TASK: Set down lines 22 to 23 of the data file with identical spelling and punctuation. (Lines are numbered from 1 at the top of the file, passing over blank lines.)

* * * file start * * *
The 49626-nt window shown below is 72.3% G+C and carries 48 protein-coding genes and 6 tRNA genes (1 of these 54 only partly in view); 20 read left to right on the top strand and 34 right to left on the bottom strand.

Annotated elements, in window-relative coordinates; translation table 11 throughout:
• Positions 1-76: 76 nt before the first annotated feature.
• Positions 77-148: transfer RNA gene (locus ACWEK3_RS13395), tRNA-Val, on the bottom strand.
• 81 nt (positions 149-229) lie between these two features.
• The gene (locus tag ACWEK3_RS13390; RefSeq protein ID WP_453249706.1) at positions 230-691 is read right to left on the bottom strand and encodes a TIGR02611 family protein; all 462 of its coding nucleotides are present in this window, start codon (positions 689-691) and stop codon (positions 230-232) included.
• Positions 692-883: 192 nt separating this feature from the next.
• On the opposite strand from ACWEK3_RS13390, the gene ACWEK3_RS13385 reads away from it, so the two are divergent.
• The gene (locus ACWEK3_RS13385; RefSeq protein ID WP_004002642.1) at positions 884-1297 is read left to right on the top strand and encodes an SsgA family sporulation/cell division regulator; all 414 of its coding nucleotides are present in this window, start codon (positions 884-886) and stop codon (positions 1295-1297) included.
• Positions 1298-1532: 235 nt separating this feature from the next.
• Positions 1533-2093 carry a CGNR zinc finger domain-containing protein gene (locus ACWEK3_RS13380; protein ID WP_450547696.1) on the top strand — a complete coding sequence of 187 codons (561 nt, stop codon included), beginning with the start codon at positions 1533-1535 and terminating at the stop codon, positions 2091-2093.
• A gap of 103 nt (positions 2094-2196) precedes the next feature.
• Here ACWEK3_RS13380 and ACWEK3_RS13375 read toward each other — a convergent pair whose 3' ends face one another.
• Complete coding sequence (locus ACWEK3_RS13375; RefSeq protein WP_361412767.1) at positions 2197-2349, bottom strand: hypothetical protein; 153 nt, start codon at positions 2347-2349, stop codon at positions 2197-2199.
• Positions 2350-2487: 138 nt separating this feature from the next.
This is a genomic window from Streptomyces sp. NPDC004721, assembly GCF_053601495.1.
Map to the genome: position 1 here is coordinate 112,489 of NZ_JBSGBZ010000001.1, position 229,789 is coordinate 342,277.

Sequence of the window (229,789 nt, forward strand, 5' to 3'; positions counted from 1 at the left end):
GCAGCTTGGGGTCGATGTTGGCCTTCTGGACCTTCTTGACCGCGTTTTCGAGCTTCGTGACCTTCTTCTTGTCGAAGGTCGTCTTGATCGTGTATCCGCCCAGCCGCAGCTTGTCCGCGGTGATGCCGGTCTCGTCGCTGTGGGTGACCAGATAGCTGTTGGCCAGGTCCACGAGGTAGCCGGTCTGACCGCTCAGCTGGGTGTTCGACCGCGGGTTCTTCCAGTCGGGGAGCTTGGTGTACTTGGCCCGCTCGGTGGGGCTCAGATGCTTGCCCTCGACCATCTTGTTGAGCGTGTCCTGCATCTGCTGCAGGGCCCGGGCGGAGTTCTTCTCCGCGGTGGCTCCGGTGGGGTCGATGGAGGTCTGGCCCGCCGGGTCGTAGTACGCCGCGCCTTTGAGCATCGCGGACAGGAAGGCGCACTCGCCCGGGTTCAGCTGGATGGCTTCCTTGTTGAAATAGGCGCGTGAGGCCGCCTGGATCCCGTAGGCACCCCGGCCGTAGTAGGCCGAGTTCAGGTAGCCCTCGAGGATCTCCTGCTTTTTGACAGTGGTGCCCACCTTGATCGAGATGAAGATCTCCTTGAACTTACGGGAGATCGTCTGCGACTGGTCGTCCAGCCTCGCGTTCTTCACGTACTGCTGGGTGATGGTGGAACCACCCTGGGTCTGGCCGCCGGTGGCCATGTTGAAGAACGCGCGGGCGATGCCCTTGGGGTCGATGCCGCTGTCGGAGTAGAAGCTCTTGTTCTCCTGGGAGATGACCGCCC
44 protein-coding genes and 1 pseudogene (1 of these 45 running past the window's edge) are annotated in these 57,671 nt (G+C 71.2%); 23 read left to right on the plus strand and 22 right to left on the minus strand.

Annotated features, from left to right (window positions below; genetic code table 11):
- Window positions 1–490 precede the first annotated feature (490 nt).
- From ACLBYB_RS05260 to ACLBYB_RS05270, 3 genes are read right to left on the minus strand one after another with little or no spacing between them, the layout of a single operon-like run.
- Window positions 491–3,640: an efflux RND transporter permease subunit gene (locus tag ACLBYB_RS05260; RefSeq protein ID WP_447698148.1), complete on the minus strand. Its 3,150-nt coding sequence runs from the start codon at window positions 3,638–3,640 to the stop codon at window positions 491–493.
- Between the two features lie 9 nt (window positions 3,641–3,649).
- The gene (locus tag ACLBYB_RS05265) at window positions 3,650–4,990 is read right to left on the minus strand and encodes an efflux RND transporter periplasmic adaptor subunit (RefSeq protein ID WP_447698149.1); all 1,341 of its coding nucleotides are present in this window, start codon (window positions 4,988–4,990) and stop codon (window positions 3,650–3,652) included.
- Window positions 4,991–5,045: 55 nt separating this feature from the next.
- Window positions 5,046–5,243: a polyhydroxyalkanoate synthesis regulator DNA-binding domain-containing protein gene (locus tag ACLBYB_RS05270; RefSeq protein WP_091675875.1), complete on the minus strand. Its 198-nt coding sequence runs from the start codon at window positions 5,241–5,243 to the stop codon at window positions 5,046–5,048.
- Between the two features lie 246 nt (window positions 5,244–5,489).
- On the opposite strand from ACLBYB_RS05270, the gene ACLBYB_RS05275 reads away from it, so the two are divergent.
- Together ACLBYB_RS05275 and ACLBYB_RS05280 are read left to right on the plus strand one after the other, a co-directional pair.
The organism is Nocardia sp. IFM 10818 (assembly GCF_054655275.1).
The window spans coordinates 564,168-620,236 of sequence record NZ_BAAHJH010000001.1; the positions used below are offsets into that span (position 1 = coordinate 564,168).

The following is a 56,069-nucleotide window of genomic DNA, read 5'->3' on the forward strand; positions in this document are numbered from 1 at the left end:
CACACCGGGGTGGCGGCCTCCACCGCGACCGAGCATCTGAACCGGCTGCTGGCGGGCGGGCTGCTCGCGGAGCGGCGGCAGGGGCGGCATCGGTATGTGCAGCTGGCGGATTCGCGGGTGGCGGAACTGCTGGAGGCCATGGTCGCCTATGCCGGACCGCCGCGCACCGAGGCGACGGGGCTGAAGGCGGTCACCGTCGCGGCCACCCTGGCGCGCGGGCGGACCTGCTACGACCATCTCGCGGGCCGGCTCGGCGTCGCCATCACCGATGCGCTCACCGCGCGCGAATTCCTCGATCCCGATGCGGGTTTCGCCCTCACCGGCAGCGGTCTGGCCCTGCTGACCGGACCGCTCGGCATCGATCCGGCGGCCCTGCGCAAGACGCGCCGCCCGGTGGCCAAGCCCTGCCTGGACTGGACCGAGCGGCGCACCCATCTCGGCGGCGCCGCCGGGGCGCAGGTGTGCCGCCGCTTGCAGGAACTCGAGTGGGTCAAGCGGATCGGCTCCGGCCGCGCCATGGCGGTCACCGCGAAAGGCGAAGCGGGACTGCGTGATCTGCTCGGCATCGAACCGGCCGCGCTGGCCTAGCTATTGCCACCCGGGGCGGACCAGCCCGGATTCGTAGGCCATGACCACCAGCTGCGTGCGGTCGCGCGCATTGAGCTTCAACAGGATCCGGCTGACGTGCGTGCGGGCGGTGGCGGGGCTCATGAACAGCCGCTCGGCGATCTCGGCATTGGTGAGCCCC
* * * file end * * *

- Window positions 1–490 precede the first annotated feature (490 nt).
- From ACLBYB_RS05260 to ACLBYB_RS05270, 3 genes are read right to left on the minus strand one after another with little or no spacing between them, the layout of a single operon-like run.